while I’m out here, slogging through the mud, breathing fire,
and getting stabbed to death

test my dashboard osmosis abilities

diva-viva:

send me an ask about a fandom i know nothing about and i will summarize it as best i can

hermione:

I think of that, too: her mind. Her brain, all those coils, and her thoughts shuttling through those coils like fast, frantic centipedes. Like a child, I picture opening her skull, unspooling her brain and sifting through it, trying to catch and pin down her thoughts. What are you thinking, Amy?

— Gillian Flynn, Gone Girl

danhacker:

The First Teaser Poster For David Fincher’s ‘Gone Girl’

Now that’s how you effectively make use of a teaser poster.

i'm confused about that gifset from the first captain america movie where everyone is cheering for steve and bucky is too but then when steve turns around, bucky's face falls. like. why? did he have something to be upset about? maybe i'm just missing a lot of context
Anonymous

ilvalentinos:

i think the most important thing to remember in that scene is that bucky literally just came out of a cell where he was being tortured for days. (and you know that he was being tortured/experimented on bc even before we knew he survived, he was muttering name rank and serial number on that bench which are the only things a soldier is allowed to reveal under torture, and also to get the level of treatment that’s entitled to their rank.) and it’s very clear and very obvious in sebstan’s choices that the bucky that came out of that hydra base is not the bucky who sauntered down the alleyway towards steve who didn’t know, really, what he was going into.

just basing it off the movie, he’s a boy who gets sold the idea of this war. that he was going to wear these clean pressed uniforms and tilt his hat all cocky like and swagger down the street with a girl on each arm, that he was going to go overseas - something that he wouldn’t have been able to do before because while wealthy young men still did the grand tour, he is not a wealthy young man - and kill nazis and fight the good fight and come back. war isn’t a call of duty; war isn’t even an aspiration; war is an adventure. he was going to come back and steve was going to be safe drafting up propaganda posters or picking up trash or whatever, and he was going to find himself a girl and find steve a girl and this entire war is going to be a great adventure, and he’s leaving the hero and he will come back still a hero. it’s not that he’s blind to the casualties of war - ‘this isn’t a back alley, steve.’ - it’s just that he didn’t think those same risks would apply to himself; not in the sense that he thought he wouldn’t die, but in the sense that he thought he wouldn’t have to get his hands dirty.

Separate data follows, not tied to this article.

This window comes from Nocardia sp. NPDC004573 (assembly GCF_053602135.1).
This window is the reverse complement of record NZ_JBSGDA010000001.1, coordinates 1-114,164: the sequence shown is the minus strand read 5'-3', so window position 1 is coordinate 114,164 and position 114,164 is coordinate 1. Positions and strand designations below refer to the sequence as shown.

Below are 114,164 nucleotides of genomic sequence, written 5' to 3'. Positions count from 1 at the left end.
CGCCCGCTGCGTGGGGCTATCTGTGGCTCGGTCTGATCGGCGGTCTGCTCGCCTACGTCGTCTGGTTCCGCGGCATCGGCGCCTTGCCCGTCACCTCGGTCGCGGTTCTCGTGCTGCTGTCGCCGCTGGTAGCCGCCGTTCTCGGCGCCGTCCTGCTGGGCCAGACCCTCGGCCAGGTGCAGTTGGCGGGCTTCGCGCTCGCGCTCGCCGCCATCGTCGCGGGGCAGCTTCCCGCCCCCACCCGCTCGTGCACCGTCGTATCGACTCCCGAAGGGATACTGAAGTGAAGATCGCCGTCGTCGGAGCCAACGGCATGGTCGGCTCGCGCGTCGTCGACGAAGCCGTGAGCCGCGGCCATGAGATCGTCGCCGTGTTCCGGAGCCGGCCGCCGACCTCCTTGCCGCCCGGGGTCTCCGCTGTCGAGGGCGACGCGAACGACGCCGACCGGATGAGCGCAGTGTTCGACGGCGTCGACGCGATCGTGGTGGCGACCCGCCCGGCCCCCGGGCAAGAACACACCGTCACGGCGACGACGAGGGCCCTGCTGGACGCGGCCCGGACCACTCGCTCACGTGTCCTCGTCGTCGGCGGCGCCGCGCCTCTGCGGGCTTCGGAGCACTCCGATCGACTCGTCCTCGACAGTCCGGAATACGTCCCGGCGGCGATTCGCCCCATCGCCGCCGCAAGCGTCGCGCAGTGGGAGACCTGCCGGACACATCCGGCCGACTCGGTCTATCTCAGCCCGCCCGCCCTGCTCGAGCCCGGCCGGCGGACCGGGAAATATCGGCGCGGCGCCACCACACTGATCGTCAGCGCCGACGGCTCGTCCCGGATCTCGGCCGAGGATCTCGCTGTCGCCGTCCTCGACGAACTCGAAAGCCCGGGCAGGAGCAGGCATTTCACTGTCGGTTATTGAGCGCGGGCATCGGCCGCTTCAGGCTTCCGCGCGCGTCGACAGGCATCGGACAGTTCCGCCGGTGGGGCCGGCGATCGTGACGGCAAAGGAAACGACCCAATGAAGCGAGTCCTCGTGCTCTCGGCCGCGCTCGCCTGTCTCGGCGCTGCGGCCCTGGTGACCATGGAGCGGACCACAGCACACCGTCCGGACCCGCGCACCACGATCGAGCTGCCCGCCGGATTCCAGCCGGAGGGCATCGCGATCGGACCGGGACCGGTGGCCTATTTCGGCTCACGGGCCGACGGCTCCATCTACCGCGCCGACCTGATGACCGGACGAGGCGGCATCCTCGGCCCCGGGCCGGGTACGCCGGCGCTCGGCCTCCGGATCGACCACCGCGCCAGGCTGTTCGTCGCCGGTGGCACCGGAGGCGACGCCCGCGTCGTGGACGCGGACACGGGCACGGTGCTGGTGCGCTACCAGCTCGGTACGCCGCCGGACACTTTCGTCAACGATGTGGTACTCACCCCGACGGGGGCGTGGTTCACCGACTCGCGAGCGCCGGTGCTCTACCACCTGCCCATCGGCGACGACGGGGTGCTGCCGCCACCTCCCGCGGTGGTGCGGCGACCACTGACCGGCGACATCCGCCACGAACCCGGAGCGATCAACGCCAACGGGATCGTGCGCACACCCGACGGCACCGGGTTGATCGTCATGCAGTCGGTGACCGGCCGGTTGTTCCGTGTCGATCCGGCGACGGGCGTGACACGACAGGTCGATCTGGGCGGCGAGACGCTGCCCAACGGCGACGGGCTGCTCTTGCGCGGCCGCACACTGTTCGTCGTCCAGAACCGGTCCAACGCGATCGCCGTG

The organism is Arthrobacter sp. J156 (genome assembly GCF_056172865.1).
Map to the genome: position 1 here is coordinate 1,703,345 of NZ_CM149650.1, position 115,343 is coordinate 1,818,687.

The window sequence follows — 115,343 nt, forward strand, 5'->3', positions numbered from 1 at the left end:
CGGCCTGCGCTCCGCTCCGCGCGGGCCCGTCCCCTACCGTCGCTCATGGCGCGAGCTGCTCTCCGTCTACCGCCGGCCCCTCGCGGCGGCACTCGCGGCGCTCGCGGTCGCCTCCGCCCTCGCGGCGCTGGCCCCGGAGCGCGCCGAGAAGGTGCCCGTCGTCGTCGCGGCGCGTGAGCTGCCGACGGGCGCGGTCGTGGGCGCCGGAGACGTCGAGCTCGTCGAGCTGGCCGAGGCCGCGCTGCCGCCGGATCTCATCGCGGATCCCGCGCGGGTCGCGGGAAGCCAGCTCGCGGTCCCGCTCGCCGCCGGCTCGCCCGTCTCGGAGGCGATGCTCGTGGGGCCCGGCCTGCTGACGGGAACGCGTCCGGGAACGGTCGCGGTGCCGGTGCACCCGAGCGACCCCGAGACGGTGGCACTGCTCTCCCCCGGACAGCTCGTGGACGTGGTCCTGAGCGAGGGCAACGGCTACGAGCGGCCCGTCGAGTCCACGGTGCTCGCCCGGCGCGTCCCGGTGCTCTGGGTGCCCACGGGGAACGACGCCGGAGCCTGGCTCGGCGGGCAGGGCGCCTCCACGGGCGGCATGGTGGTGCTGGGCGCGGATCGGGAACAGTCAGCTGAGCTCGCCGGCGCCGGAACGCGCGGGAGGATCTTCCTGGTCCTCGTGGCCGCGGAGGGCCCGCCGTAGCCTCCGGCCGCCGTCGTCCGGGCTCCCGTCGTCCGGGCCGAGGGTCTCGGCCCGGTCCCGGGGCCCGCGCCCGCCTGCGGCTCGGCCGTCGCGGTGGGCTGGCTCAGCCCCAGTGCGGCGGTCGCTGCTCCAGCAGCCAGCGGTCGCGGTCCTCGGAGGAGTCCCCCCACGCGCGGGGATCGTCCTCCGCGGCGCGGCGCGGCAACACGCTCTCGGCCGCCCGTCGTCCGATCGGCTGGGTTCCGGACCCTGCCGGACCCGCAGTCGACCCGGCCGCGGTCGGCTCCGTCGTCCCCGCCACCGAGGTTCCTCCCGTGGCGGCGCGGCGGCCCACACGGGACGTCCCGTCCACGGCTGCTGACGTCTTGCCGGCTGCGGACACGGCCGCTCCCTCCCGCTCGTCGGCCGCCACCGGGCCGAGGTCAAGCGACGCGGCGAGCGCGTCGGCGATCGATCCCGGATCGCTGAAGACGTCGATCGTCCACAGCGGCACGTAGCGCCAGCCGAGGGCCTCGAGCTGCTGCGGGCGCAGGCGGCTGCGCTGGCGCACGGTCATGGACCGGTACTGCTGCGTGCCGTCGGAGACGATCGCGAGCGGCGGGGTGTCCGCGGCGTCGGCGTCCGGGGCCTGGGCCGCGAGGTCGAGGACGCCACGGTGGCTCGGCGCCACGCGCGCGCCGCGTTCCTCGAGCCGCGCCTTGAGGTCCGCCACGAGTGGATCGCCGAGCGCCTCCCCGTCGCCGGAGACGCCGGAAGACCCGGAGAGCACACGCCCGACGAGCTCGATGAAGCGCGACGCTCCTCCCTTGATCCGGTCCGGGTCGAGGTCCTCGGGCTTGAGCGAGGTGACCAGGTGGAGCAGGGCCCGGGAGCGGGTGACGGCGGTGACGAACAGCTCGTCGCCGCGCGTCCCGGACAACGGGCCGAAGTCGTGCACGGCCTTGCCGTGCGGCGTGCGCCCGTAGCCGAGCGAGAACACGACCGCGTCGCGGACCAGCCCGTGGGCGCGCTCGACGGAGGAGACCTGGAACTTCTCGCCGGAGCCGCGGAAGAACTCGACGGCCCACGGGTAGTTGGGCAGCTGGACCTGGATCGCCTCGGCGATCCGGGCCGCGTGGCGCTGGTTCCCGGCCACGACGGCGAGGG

and that’s really what it is - it’s envy in some respects, but mostly i think it’s bitterness and it’s resentment; not at steve - never at steve - but at this war and at the universe and at this army and this country for leaving him for dead, for selling him this idea of glory and adventure and giving him instead two weeks on a bench screaming himself hoarse while the higher ups washed their hands and said there was nothing they could do. this is how the war narrative goes: the boy soldier goes to war and overcomes his hardships, he gets the girl and he punches the bad guy in the face. he comes back a man and he might be scarred and changed and he might have bad dreams, but he comes back whole. bucky barnes did not come back whole. bucky barnes, in all the ways that matter, did not come back. the great part of the first captain america film - even though it was a straight up hero origin story - is that it subverts that classic war narrative. two boys from brooklyn go to war, and one gets turned into a super soldier while another falls screaming into the abyss, one gets buffed and shined into the symbol of a nation and another gets his hands dirty becoming the underside of the war, but neither one of these boys come back. this is what happens. neither steve rogers nor bucky barnes came back whole. neither steve rogers nor bucky barnes ever stopped fighting in that war; so that’s really what it is to me, the realization there that this isn’t the fight he signed up for, that yes, steve just saved a couple hundred men single handedly but what does it say about the people he’s fighting for that steve had to do that alone in the first place? what does it say about the people he’s volunteering himself for that they’d leave these people to die screaming themselves hoarse on a mad scientist’s bench? 

and then the fact that steve wants to go back. that he’s so good and so true and so kind and so stupid that he can’t see what bucky sees, that these people will rip him up and spit him back out only they never do and never can because steve is just. that. good. and he wants to go back, and on the surface - at least right at this point - he’s living out the war hero narrative that should be bucky’s, was bucky’s for all intents and purposes, that the same experience that ruined him from inside out and changed him in ways he couldn’t even put his finger on only buffed steve’s shine more and made him the hero, the icon, the myth. bucky comes back from the hydra base the bare husk of what he had been. steve came more as more. and you can love someone with your whole heart - as bucky does - you can be willing to do anything for them, but some part of you, something small and ugly and dark, it’s always going to be resentful that the worst experience of your life is the best adventure of someone else’s. some part of him will always be screaming on that bench. 

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